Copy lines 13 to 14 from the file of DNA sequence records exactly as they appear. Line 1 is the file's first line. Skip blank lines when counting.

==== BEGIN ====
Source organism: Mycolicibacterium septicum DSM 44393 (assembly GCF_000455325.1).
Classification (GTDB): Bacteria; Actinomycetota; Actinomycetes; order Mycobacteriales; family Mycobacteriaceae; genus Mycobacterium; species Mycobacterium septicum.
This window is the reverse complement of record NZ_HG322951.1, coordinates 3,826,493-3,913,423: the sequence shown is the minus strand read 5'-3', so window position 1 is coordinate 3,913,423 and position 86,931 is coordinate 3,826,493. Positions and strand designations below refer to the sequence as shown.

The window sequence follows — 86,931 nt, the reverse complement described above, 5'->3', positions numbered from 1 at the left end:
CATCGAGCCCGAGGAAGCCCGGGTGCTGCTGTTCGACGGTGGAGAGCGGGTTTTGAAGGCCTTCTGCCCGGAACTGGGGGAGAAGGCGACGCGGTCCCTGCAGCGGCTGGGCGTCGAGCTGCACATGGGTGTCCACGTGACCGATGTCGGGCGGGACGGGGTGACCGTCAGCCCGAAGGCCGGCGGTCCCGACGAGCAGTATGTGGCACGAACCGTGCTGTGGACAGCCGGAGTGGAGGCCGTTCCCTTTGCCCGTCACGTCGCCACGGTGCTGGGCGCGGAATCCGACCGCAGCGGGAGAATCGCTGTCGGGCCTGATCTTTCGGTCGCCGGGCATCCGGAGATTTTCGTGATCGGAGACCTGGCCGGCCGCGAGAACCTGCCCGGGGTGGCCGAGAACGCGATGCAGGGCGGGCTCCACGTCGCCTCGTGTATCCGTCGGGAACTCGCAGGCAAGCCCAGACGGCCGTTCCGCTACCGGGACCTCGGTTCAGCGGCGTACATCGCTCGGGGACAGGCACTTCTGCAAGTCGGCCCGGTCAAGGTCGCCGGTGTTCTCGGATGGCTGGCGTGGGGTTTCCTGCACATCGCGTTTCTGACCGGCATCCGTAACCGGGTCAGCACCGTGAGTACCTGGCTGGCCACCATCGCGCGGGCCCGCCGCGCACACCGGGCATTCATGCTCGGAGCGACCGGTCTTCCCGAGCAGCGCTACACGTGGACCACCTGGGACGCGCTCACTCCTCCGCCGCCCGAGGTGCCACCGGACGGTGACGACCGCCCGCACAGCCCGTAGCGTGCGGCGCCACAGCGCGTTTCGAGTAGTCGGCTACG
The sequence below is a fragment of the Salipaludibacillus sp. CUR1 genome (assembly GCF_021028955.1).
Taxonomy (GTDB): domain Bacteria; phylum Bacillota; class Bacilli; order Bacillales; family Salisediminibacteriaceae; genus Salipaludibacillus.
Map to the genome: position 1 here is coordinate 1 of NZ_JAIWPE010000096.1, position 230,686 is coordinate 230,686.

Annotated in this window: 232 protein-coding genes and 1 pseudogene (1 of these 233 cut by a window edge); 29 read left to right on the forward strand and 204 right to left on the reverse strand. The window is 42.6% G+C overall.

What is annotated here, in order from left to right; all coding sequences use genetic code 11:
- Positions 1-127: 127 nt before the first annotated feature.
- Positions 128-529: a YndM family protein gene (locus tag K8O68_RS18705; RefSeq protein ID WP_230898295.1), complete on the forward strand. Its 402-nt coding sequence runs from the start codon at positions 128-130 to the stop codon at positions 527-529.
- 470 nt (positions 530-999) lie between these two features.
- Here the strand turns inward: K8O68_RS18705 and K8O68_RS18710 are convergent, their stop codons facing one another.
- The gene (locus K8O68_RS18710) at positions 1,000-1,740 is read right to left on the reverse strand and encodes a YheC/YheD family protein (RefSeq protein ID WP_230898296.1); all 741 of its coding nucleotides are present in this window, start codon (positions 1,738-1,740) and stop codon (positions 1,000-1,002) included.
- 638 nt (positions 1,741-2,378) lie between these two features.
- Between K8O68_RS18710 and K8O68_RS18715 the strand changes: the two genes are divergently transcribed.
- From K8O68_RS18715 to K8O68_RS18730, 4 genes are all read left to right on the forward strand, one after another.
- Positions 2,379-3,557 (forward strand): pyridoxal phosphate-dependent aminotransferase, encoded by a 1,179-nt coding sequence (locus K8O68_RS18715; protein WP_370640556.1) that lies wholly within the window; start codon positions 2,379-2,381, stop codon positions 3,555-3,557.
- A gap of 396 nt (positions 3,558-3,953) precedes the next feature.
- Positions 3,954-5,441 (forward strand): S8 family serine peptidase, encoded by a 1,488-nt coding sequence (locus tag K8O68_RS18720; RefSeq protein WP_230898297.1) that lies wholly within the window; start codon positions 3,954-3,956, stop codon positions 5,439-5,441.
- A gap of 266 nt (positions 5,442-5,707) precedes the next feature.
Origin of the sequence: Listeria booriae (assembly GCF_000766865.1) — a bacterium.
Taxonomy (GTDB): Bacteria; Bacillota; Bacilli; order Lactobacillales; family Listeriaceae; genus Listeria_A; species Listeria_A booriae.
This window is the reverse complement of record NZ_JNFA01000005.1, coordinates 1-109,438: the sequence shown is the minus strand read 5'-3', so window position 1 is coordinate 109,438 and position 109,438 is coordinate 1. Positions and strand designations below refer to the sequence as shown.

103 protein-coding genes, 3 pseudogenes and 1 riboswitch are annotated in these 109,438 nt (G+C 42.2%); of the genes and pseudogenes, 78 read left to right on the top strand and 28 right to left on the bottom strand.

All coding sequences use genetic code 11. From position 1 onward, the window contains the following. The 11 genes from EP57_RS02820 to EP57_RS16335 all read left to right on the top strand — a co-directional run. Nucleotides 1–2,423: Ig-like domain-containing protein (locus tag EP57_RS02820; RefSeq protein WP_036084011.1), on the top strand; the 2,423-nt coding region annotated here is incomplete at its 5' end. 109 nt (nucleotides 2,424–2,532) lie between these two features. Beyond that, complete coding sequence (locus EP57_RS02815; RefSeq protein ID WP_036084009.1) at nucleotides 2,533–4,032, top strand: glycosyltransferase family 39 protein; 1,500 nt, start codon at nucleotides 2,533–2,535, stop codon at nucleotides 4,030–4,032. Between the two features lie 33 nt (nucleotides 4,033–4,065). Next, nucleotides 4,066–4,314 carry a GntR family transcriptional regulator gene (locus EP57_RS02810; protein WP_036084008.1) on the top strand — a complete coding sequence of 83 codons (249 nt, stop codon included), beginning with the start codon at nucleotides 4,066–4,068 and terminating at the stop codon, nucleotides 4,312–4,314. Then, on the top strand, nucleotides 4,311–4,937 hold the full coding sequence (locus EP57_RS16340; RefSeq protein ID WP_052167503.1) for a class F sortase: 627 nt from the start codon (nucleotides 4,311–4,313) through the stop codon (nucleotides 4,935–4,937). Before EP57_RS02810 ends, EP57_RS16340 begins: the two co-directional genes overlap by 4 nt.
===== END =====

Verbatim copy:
- 470 nt (positions 530-999) lie between these two features.
- Here the strand turns inward: K8O68_RS18705 and K8O68_RS18710 are convergent, their stop codons facing one another.